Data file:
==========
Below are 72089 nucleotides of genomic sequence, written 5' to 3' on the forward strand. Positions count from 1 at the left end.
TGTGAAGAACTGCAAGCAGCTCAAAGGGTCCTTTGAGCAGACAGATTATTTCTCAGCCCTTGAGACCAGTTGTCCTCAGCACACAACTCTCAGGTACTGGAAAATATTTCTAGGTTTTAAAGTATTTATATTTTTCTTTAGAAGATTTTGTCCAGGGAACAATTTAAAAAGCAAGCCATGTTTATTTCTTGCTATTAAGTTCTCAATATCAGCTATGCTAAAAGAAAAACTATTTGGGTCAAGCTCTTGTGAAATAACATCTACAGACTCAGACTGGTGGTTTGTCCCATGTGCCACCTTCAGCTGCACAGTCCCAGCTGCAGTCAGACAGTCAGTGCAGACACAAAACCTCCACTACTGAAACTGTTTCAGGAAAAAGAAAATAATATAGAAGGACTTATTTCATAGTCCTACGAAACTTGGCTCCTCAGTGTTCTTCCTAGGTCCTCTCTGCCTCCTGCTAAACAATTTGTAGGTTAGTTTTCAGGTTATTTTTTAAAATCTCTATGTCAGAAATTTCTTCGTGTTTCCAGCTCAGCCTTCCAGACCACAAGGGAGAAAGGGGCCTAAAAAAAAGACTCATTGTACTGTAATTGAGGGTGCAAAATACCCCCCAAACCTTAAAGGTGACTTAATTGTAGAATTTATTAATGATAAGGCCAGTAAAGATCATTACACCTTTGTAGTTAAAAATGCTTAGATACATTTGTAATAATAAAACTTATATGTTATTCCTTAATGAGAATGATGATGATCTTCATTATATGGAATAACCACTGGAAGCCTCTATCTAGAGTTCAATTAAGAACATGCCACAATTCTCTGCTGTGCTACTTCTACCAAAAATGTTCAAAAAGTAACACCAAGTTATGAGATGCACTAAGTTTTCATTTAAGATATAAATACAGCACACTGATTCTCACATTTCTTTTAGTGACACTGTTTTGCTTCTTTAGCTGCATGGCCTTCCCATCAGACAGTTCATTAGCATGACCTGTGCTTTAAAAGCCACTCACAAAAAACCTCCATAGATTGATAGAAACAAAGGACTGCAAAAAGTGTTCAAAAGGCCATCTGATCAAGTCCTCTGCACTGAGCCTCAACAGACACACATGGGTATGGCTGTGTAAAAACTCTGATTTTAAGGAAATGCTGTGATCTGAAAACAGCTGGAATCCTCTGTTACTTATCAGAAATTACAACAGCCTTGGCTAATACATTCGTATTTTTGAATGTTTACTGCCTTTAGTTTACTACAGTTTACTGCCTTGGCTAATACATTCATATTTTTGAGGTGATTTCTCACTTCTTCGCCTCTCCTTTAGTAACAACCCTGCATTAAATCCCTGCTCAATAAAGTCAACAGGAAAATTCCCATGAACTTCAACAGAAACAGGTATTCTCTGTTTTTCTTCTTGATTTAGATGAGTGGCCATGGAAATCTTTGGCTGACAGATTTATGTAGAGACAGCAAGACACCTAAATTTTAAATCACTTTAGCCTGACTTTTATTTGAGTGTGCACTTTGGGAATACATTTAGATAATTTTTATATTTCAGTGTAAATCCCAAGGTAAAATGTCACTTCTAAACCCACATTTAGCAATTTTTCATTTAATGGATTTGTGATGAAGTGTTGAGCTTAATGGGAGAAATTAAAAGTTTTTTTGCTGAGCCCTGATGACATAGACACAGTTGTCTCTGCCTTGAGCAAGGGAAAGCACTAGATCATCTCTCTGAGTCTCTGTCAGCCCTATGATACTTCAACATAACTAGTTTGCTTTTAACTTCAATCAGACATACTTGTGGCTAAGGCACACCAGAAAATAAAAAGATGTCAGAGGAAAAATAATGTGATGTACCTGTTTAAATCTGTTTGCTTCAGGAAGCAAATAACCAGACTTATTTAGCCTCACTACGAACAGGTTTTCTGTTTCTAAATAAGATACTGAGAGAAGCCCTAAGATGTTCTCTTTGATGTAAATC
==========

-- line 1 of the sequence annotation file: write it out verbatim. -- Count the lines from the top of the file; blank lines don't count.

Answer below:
Below are 72089 nucleotides of genomic sequence, written 5' to 3' on the forward strand. Positions count from 1 at the left end.